Regarding wireless communications security, authentication is one of the core pillars alongside secrecy and privacy. To maintain the integrity of communications, the receivers normally should verify that an incoming transmission did come definitely from an ally and not a malicious adversary.
An invention of a practical method for wireless devices to secretly authenticate and communicating, which developed by US Army researchers, awarded recently a patent. The patented invention is a method to perform two tasks simultaneously: verifying the authenticity of wireless communications and communicating secret information. The aim of this invention is to significantly increases an adversary’s difficulty in imitating an ally.
In the patented invention, a shared key is utilized to create a secret codebook. That codebook is used to make available both authentication of a primary message and side-channel communication of a secure secondary message. In a simple word, the codebook is used to achieve authentication and establish an additional secure communications channel.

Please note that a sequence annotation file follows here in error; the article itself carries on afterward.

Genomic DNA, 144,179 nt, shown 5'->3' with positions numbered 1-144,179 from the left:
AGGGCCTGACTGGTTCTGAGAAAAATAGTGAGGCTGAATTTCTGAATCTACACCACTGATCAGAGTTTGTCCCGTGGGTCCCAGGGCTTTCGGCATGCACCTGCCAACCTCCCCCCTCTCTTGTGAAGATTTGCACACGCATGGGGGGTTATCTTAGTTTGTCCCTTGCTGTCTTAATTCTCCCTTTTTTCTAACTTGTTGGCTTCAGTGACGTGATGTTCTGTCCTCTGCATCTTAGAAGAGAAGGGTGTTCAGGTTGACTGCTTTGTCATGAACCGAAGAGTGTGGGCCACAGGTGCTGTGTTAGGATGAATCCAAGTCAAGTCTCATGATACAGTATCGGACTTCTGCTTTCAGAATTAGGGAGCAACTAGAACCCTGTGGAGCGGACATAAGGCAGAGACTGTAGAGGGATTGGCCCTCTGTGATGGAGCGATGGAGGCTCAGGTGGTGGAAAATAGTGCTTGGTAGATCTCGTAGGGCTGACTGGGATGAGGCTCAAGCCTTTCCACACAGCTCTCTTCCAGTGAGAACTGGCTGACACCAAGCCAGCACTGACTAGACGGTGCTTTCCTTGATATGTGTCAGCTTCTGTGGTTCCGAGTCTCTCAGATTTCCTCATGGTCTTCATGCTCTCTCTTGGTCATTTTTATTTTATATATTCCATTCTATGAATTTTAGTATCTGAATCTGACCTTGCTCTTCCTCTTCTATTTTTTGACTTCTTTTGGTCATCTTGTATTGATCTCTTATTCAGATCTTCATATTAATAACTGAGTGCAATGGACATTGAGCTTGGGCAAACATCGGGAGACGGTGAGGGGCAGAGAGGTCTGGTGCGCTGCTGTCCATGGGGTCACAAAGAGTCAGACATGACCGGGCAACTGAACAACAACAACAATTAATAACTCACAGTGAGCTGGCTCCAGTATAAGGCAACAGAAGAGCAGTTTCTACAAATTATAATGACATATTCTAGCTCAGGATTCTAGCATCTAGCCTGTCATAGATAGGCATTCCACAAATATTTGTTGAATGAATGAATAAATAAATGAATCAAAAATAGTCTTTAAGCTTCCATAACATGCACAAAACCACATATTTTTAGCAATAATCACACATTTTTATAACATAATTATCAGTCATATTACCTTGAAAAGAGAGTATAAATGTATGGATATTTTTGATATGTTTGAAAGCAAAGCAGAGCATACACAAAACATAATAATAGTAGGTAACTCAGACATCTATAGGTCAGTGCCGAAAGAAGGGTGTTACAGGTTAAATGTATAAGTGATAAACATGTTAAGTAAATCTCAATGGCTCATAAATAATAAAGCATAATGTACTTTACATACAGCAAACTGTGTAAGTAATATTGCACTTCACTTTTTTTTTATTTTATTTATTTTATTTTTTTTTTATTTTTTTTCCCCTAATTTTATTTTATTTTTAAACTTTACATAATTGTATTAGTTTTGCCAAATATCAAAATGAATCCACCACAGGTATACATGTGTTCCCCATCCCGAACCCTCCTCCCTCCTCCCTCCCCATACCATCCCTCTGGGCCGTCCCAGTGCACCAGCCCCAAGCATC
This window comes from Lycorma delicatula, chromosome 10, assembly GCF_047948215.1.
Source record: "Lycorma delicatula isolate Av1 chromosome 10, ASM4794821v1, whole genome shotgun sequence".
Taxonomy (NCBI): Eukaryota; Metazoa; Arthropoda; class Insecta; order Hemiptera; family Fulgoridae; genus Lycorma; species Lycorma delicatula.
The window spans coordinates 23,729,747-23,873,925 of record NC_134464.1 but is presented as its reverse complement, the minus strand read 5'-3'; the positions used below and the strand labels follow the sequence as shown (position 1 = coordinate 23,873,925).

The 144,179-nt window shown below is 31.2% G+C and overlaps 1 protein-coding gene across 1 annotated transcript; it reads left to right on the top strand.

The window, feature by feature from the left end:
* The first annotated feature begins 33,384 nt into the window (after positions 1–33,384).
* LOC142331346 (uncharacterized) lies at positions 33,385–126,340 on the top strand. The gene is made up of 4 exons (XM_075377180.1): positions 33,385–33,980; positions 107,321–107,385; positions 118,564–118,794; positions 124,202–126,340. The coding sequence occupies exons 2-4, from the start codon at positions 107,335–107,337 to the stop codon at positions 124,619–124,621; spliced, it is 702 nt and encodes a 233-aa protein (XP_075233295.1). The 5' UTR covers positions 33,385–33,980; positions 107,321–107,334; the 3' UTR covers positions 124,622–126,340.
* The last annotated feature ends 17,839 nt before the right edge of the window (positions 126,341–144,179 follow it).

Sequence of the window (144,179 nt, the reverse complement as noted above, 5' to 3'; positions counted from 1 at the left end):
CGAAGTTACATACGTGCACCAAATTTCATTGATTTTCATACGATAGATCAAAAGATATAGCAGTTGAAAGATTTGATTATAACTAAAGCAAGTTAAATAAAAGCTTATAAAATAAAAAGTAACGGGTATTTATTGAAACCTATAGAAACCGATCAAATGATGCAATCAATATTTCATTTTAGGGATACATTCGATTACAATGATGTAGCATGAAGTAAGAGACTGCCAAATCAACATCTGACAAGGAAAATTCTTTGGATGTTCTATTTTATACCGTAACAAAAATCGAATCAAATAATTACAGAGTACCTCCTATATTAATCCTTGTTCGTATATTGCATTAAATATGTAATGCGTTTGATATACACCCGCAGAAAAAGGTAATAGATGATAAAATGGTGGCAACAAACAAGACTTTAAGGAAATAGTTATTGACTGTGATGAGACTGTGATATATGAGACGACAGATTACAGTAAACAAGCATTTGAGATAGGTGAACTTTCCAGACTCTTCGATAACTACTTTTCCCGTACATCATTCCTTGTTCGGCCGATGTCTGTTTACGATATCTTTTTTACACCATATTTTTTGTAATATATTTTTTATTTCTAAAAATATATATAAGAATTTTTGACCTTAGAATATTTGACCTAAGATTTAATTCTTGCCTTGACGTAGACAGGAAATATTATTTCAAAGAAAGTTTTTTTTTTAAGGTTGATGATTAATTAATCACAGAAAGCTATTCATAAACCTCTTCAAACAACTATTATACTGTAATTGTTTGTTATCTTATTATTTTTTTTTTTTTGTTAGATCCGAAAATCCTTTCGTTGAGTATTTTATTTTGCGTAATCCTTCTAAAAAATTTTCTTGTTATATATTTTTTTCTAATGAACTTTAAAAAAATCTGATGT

According to the patent, the code word chosen from the secret codebook is superimposed on the primary message waveform and is used as an identification tag so the receiver can securely and privately verify the identity of the source. Therefore, an adversary that not knowing the key, is unable to create the codebook and thus cannot reliably imitate legitimate parties. The additional information is conveyed through the choice of a valid codeword.
The army research Laboratory had already patented “wireless communication method and system for transmission authentication at the physical layer’ but it considered the use of only one valid tag for the solitary purpose of authentication. The new invention allows for a set of valid tags constructed in a way that introduces more uncertainty for an adversary and allows a small secondary message to be sent securely. Therefore, the new patent allows for greater flexibility in implementing the scheme.
Towards transitioning the technology to the soldier, prototyping the algorithms on software-defined radios currently is taking place.